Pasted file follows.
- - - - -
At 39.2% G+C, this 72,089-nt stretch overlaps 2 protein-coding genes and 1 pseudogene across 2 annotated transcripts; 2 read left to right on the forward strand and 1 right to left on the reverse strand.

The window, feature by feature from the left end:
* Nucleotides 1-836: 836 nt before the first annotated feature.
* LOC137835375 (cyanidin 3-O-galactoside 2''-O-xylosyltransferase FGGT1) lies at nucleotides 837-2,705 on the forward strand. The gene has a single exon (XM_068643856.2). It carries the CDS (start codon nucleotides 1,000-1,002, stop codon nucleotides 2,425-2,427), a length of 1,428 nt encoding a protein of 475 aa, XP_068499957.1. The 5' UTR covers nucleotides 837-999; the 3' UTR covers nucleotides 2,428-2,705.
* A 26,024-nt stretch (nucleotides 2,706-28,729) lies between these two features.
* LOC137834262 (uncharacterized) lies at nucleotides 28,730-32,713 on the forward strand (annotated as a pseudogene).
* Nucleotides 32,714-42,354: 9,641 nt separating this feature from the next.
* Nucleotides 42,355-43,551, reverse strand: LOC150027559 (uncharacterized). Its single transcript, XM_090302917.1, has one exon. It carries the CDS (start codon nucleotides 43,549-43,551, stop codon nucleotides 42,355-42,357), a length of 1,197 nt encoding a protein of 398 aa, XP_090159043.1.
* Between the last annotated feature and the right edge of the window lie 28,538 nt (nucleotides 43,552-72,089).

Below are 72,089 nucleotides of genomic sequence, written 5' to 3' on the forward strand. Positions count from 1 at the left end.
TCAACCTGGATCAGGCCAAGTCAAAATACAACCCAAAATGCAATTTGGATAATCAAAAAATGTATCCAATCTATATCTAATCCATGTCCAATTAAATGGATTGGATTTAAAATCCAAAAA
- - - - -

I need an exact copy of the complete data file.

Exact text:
At 39.2% G+C, this 72,089-nt stretch overlaps 2 protein-coding genes and 1 pseudogene across 2 annotated transcripts; 2 read left to right on the forward strand and 1 right to left on the reverse strand.

The window, feature by feature from the left end:
* Nucleotides 1-836: 836 nt before the first annotated feature.
* LOC137835375 (cyanidin 3-O-galactoside 2''-O-xylosyltransferase FGGT1) lies at nucleotides 837-2,705 on the forward strand. The gene has a single exon (XM_068643856.2). It carries the CDS (start codon nucleotides 1,000-1,002, stop codon nucleotides 2,425-2,427), a length of 1,428 nt encoding a protein of 475 aa, XP_068499957.1. The 5' UTR covers nucleotides 837-999; the 3' UTR covers nucleotides 2,428-2,705.
* A 26,024-nt stretch (nucleotides 2,706-28,729) lies between these two features.
* LOC137834262 (uncharacterized) lies at nucleotides 28,730-32,713 on the forward strand (annotated as a pseudogene).
* Nucleotides 32,714-42,354: 9,641 nt separating this feature from the next.
* Nucleotides 42,355-43,551, reverse strand: LOC150027559 (uncharacterized). Its single transcript, XM_090302917.1, has one exon. It carries the CDS (start codon nucleotides 43,549-43,551, stop codon nucleotides 42,355-42,357), a length of 1,197 nt encoding a protein of 398 aa, XP_090159043.1.
* Between the last annotated feature and the right edge of the window lie 28,538 nt (nucleotides 43,552-72,089).

Below are 72,089 nucleotides of genomic sequence, written 5' to 3' on the forward strand. Positions count from 1 at the left end.
TCAACCTGGATCAGGCCAAGTCAAAATACAACCCAAAATGCAATTTGGATAATCAAAAAATGTATCCAATCTATATCTAATCCATGTCCAATTAAATGGATTGGATTTAAAATCCAAAAA